This is an excerpt from Cultural Competence in Sports Medicine by Lorin Cartwright & Rene Shingles.
Inspecting and observing involves looking at the patient's physical structure and body movement to help determine the extent of injury or illness. Skin assessment of patients with dark skin should be done in natural light when possible in order to ascertain the condition; it may be necessary to check mucous membranes, lips, nail beds, palms, and soles of feet for accurate assessment, particularly of jaundice in some Asians and cyanosis in some patients with dark skin. Jaundice may also be observed in African Americans as generalized yellowing of the sclera. Some patients of Mediterranean descent may have blue lips, thus giving a false indication of cyanosis (Campinha-Bacote, 2003). Pallor may present as the absence of red tones in underlying tissue—“brown skin tends to appear yellow-brown and black skin tends to appear ashen” (Salimbene, 2005, p. 40). Sometimes, erythema and ecchymosis may be detected only by palpation—the skin becomes warm to the touch, tight, and edematous in the inflamed area (Campinha-Bacote; Salimbene).
Palpation is a form of touching that is used to medically examine a patient. The purpose is to assess the physical signs of an injury or illness. During palpation, several cultural considerations need to be addressed: space, touch, and expressions of pain.
In U.S. culture, space has been defined in terms of four interpersonal distance zones. The zones are intimate (from contact to 1.5 feet, or about 0.5 meter), personal (1.5 to 4 feet, or 0.5 to 1.2 meters), social (4 to 12 feet, or 1.2 to 3.7 meters), and public (greater than 12 feet, or 3.7 meters) (Hall, as cited in Sue & Sue, 2008). The assessment process necessarily requires the athletic trainer to enter the patient's social, personal, and intimate spaces. The greeting and oral history portions may take place in the social and personal spaces, whereas the observation, inspection, and palpation all occur in the patient's personal and intimate spaces. The athletic trainer should note the patient's level of comfort with the spatial arrangements during the greeting and the taking of the oral history. If the patient continues to lean into the athletic trainer, then he or she typically prefers a smaller distance. In contrast, a patient who steps back or leans away from the athletic trainer may need more distance. The athletic trainer must resist the urge to move away from a patient who is moving in or toward a patient who is moving out. If a patient is uncomfortable with proximity, the athletic trainer should not linger in the intimate space during palpation. To do so may make the patient feel very uncomfortable. The athletic trainer should ask permission to palpate and tell the patient what to expect.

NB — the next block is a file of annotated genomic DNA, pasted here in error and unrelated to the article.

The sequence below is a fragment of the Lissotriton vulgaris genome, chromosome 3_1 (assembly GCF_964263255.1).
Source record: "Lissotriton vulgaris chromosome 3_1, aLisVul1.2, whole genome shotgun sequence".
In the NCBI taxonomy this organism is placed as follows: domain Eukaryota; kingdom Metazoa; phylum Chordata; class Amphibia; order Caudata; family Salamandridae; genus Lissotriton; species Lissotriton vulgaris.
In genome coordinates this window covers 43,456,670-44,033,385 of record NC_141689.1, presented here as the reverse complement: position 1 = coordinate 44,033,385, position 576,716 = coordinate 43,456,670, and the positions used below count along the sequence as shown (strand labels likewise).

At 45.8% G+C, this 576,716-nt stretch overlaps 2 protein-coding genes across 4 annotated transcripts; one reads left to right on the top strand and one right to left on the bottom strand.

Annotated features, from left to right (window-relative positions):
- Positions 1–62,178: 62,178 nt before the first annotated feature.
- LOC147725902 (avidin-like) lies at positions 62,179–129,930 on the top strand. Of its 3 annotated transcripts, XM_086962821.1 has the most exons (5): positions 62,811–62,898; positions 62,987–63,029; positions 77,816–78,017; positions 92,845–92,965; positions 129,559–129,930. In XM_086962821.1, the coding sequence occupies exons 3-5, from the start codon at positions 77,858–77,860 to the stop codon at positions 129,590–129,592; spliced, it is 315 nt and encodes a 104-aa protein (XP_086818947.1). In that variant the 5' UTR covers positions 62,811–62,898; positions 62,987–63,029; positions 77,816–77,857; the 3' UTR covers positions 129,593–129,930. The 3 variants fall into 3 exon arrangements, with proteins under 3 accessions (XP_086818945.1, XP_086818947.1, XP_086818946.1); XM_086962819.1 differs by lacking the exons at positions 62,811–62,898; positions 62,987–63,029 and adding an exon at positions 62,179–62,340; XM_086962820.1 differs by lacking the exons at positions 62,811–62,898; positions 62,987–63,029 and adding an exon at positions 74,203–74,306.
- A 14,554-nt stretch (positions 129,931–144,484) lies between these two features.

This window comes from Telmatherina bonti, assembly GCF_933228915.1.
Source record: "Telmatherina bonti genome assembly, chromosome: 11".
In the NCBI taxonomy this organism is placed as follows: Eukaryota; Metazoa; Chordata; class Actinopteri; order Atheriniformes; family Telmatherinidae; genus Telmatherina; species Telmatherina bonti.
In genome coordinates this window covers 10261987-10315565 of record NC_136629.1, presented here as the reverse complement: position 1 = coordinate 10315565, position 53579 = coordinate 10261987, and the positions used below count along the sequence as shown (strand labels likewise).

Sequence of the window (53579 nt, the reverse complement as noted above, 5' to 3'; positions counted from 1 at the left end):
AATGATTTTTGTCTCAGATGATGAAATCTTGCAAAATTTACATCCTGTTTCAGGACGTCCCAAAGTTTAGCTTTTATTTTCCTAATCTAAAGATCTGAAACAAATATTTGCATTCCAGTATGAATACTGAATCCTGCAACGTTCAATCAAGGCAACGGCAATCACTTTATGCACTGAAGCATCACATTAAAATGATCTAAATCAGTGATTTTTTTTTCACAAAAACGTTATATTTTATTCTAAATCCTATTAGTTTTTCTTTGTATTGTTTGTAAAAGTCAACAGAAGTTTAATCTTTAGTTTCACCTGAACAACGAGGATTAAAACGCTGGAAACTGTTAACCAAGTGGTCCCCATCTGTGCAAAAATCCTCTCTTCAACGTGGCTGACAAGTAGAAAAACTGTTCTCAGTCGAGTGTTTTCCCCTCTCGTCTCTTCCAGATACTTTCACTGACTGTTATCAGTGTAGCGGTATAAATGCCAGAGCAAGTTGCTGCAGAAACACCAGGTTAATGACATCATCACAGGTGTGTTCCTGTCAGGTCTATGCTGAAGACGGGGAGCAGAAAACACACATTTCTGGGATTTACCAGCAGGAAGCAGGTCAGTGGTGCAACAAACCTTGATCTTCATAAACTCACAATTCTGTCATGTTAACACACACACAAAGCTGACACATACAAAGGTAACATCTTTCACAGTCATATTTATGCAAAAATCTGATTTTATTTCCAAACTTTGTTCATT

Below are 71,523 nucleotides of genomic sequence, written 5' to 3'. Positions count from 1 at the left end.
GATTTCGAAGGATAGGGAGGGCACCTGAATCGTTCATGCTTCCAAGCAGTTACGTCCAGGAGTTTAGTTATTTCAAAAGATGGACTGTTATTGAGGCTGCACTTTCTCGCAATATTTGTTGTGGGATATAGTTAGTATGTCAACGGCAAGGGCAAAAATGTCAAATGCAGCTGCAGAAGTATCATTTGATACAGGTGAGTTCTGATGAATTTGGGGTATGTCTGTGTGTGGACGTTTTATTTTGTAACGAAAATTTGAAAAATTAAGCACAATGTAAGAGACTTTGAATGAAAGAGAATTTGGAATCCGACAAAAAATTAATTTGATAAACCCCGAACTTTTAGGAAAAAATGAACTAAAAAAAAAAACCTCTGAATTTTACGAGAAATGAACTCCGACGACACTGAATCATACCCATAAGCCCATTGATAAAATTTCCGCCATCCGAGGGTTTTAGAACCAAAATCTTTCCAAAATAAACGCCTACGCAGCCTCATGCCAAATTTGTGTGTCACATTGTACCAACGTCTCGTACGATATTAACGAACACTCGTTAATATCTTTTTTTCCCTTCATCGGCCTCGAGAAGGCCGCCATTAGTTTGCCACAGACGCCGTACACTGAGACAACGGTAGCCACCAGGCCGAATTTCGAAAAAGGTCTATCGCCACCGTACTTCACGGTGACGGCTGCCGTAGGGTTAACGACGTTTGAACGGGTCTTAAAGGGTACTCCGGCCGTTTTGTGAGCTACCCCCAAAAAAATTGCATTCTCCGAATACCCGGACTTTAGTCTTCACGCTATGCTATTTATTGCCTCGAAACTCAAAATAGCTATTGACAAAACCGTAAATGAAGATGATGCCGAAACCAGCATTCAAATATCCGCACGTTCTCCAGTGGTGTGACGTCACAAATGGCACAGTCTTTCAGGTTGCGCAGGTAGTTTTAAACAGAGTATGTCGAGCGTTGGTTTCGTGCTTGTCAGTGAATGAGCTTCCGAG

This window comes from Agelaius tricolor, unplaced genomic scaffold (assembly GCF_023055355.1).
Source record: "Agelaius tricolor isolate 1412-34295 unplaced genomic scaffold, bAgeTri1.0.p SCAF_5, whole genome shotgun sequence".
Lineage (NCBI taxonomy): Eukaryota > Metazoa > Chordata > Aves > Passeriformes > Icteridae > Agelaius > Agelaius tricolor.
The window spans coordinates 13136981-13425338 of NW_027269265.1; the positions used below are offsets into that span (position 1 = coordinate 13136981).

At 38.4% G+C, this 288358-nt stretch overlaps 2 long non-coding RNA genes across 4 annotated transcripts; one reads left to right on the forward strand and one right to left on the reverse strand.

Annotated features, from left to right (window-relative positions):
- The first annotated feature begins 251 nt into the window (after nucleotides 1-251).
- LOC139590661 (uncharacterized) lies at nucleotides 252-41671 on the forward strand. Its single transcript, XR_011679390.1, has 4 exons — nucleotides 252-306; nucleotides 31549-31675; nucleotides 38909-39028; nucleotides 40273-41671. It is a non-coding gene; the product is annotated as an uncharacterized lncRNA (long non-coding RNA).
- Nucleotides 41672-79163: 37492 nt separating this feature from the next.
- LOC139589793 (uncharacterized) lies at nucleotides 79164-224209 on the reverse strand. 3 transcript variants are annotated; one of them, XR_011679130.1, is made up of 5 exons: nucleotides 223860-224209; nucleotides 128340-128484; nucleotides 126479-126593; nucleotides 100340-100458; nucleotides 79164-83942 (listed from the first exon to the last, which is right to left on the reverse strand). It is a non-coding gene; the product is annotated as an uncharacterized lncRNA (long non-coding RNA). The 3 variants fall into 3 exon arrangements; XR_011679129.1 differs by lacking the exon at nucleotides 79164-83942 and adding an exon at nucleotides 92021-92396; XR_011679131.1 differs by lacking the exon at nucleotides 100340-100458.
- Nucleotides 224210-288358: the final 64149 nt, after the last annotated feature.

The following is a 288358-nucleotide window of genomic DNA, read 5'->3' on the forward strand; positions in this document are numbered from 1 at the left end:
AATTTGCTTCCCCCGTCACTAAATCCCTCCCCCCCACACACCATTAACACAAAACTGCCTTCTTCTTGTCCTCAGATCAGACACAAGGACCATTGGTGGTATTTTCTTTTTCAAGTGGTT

When touching a patient during palpation, the athletic trainer should consider religious and gender issues. The patient's religious or cultural beliefs may dictate that the assessment be performed by an athletic trainer of the same sex. When a health care provider of the same sex is not available, it may be necessary to have another member of the staff or a family member be present during the assessment. When in doubt, ask the patient.
Expressions of Pain
During palpation, the health care provider may purposely elicit pain, and expressions may vary culturally. Some patients may remain stoic because they believe that emotion should be restrained or because they view pain as an inevitability or a fact of life that must be endured. Other patients may express pain emotively or even see the expression of pain as a pain-relieving act. Thus, accurately assessing pain not only involves deciphering an expression of pain but also taking into account nonverbal cues which may provide a better indication of the patient's level of pain.
All patients “deserve a cultural assessment,” not just those who “look” like they need one (Campinha-Bacote, 2003, p. 47). Conducting a culturally based assessment is about establishing a good rapport with the patient. It is about learning what the patient needs—not what the health care provider needs. For example, there is a “direct correlation . . . between patient satisfaction and the amount of time a physician spends with hypertensive African Americans. [Likewise, there was] . . .
increased compliance with nursing interventions among Hispanic and Haitian mothers once the provider explored and demonstrated respect for the client's belief system” (Niemeier, Burnett, & Whitaker, 2003, p. 1243).
Knowledge about variations between groups does not allow one to assume that everyone in a group shares common beliefs, values, and practices. However, knowledge about variations does enhance an athletic trainer's ability to ask better questions and to focus on assessment more effectively (Schim, 2005, p. 256).